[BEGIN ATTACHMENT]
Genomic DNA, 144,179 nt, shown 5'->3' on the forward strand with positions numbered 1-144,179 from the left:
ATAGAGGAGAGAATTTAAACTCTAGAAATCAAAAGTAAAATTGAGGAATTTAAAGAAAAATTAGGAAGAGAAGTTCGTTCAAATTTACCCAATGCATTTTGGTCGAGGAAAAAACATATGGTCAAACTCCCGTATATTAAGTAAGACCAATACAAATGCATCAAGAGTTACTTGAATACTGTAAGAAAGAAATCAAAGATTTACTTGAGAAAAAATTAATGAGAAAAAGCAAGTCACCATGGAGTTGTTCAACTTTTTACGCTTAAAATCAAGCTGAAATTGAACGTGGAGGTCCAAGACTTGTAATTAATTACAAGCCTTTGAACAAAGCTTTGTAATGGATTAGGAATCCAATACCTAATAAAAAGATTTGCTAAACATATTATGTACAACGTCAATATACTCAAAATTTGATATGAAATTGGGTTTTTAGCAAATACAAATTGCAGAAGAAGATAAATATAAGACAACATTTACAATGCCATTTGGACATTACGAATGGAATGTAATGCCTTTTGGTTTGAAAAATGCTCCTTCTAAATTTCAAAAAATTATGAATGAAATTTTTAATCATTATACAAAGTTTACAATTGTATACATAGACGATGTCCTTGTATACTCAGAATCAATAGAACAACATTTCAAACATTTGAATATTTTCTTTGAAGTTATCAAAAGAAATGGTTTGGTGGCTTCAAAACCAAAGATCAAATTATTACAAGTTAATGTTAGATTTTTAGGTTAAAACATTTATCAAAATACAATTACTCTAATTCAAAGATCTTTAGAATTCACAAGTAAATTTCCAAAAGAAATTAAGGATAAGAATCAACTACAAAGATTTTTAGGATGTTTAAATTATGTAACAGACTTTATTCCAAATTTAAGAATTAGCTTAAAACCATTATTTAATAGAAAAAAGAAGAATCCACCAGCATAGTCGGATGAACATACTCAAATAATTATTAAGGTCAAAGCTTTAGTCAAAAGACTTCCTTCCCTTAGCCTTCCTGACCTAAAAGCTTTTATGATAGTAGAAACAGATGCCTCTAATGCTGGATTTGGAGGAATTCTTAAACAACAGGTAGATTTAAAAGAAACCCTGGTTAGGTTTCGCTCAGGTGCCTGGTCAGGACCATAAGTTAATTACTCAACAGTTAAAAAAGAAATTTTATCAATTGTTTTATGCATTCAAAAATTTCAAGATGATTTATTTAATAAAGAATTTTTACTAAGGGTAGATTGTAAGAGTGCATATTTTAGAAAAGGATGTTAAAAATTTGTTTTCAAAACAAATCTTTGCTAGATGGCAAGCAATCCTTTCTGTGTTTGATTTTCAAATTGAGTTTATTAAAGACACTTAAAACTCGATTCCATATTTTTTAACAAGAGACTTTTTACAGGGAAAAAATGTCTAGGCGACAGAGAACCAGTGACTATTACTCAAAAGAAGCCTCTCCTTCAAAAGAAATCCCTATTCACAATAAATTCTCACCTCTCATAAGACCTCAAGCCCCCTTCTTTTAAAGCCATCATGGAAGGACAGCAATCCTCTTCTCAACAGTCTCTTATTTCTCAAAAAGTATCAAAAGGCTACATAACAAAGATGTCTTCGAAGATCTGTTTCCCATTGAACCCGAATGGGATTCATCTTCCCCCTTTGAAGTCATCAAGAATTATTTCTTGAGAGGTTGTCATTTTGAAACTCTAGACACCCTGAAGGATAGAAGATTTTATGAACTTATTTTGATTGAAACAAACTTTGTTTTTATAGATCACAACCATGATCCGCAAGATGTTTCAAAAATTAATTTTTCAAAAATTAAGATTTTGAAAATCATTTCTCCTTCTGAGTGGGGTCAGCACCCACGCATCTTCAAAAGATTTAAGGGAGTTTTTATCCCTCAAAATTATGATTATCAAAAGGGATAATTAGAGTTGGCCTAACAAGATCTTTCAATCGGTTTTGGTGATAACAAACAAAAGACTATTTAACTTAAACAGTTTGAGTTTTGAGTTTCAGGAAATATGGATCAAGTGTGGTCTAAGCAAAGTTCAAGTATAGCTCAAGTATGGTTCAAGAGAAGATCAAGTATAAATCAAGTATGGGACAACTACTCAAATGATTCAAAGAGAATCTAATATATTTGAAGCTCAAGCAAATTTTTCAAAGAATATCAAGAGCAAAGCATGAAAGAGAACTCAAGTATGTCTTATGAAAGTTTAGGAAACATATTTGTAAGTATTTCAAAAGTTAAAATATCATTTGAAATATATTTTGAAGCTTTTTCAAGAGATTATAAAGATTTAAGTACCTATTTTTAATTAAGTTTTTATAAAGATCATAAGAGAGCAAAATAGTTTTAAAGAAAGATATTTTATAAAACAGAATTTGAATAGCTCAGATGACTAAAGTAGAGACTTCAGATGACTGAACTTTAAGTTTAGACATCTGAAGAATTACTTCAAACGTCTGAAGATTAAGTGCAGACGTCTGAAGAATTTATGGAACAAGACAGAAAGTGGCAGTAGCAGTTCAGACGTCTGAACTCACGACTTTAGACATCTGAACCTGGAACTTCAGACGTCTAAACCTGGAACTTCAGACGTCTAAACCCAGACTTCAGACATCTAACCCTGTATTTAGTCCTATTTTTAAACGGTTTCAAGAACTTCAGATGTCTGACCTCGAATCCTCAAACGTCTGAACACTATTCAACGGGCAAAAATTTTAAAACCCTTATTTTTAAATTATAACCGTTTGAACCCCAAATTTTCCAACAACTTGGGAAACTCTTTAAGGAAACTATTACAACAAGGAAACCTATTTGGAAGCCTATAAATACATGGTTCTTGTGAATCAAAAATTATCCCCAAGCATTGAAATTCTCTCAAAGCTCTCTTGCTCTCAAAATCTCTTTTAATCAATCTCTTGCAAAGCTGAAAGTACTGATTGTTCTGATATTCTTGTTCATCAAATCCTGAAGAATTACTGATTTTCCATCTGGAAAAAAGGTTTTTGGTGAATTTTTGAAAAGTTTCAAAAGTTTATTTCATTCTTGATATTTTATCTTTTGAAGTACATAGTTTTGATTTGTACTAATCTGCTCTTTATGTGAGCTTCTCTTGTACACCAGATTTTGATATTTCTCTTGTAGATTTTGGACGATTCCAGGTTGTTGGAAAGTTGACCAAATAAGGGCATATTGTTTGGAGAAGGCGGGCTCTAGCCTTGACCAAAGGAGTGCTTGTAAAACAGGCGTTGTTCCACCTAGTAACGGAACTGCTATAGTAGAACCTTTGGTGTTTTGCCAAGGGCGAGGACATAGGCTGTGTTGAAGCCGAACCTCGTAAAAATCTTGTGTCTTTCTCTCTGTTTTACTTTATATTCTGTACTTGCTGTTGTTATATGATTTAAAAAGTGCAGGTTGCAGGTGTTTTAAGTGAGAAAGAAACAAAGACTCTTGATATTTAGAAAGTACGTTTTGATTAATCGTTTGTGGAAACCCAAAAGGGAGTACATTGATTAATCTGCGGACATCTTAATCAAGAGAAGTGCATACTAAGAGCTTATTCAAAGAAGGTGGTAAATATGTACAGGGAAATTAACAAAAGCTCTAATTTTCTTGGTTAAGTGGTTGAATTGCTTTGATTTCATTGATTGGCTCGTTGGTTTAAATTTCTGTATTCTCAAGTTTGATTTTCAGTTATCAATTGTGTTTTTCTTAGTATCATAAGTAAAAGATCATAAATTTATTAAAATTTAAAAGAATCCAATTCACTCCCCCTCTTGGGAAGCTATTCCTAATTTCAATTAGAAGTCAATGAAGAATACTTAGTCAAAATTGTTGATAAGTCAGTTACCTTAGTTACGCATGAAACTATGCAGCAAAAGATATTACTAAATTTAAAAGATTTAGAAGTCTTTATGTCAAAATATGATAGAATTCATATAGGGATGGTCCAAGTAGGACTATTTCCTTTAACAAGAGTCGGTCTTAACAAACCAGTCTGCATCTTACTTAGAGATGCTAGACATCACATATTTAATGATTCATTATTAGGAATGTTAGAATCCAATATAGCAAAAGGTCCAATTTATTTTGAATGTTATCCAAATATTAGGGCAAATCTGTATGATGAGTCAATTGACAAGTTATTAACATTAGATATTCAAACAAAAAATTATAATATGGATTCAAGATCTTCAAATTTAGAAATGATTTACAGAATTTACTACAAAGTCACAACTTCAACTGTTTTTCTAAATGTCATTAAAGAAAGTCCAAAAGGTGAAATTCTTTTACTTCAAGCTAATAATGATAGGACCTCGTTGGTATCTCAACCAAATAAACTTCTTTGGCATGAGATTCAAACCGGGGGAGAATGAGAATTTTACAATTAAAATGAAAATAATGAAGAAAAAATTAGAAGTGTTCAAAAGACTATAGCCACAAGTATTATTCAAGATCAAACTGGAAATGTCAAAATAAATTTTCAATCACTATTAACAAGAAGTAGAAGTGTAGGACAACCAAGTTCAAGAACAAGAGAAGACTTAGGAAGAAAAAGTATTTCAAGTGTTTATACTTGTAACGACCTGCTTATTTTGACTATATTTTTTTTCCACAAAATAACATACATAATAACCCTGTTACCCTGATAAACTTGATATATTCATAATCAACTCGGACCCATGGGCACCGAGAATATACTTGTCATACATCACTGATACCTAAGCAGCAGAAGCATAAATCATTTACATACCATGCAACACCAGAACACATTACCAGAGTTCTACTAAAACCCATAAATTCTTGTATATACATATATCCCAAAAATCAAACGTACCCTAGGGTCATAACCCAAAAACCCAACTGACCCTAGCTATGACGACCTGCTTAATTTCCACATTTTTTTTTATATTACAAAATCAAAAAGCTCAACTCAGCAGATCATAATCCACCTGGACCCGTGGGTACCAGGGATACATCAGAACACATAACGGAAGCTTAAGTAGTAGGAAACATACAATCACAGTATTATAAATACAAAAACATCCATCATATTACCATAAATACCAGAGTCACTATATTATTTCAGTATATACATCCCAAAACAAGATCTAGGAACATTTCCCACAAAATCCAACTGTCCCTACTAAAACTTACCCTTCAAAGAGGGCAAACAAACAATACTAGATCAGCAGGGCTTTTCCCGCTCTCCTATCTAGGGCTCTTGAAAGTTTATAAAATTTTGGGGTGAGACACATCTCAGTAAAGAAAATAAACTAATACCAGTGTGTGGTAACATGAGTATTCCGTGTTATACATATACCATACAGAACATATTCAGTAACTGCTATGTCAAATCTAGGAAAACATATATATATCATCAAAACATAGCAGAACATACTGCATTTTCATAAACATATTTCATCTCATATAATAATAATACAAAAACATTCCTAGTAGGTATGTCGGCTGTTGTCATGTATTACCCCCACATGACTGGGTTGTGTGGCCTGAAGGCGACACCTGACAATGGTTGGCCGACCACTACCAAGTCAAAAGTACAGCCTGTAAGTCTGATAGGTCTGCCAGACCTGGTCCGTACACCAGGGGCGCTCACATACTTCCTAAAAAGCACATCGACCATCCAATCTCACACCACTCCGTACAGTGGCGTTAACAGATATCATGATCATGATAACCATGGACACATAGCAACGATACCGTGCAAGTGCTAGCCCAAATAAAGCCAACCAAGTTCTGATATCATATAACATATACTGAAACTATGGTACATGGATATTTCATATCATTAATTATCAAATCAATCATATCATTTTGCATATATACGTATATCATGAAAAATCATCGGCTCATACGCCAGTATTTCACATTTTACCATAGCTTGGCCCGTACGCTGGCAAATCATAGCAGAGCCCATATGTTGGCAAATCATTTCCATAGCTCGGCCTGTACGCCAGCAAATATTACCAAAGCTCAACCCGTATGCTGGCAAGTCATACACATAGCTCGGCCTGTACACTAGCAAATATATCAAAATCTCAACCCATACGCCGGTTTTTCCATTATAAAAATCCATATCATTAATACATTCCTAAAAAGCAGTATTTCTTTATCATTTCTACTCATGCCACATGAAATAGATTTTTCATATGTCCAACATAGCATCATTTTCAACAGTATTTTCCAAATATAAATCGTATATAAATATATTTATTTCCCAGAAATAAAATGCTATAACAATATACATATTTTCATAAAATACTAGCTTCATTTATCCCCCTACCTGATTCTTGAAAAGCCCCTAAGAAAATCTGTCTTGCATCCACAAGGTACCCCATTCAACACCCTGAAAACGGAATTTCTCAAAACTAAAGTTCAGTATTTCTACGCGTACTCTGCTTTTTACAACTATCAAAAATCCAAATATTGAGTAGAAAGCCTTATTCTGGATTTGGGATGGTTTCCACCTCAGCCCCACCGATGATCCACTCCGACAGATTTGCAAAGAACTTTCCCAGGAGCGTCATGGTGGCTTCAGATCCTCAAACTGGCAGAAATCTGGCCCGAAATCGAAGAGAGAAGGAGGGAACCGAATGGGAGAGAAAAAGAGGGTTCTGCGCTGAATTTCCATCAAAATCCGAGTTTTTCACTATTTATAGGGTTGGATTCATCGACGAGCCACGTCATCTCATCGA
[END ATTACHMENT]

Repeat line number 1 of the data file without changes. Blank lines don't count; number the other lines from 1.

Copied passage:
Genomic DNA, 144,179 nt, shown 5'->3' on the forward strand with positions numbered 1-144,179 from the left: